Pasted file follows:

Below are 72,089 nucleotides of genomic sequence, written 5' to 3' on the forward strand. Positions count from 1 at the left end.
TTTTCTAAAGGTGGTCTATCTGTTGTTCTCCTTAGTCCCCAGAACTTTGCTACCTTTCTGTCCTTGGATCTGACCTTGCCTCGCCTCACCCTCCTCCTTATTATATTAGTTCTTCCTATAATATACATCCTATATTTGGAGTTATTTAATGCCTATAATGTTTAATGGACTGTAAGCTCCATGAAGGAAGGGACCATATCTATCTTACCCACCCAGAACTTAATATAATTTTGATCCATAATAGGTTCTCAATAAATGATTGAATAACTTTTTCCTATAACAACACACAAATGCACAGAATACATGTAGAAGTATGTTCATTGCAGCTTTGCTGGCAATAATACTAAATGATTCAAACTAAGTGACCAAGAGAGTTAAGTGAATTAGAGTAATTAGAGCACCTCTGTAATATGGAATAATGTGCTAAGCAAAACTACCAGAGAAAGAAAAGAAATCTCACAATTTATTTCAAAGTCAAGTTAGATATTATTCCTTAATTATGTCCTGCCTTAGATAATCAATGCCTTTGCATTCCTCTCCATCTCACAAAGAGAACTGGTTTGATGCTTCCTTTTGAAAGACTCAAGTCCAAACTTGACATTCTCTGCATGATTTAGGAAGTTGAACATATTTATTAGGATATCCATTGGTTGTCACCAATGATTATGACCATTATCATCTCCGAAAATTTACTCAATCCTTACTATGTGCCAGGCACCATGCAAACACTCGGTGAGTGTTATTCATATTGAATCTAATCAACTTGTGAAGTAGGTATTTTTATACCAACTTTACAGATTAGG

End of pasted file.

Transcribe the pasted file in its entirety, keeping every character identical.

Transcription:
Below are 72,089 nucleotides of genomic sequence, written 5' to 3' on the forward strand. Positions count from 1 at the left end.
TTTTCTAAAGGTGGTCTATCTGTTGTTCTCCTTAGTCCCCAGAACTTTGCTACCTTTCTGTCCTTGGATCTGACCTTGCCTCGCCTCACCCTCCTCCTTATTATATTAGTTCTTCCTATAATATACATCCTATATTTGGAGTTATTTAATGCCTATAATGTTTAATGGACTGTAAGCTCCATGAAGGAAGGGACCATATCTATCTTACCCACCCAGAACTTAATATAATTTTGATCCATAATAGGTTCTCAATAAATGATTGAATAACTTTTTCCTATAACAACACACAAATGCACAGAATACATGTAGAAGTATGTTCATTGCAGCTTTGCTGGCAATAATACTAAATGATTCAAACTAAGTGACCAAGAGAGTTAAGTGAATTAGAGTAATTAGAGCACCTCTGTAATATGGAATAATGTGCTAAGCAAAACTACCAGAGAAAGAAAAGAAATCTCACAATTTATTTCAAAGTCAAGTTAGATATTATTCCTTAATTATGTCCTGCCTTAGATAATCAATGCCTTTGCATTCCTCTCCATCTCACAAAGAGAACTGGTTTGATGCTTCCTTTTGAAAGACTCAAGTCCAAACTTGACATTCTCTGCATGATTTAGGAAGTTGAACATATTTATTAGGATATCCATTGGTTGTCACCAATGATTATGACCATTATCATCTCCGAAAATTTACTCAATCCTTACTATGTGCCAGGCACCATGCAAACACTCGGTGAGTGTTATTCATATTGAATCTAATCAACTTGTGAAGTAGGTATTTTTATACCAACTTTACAGATTAGG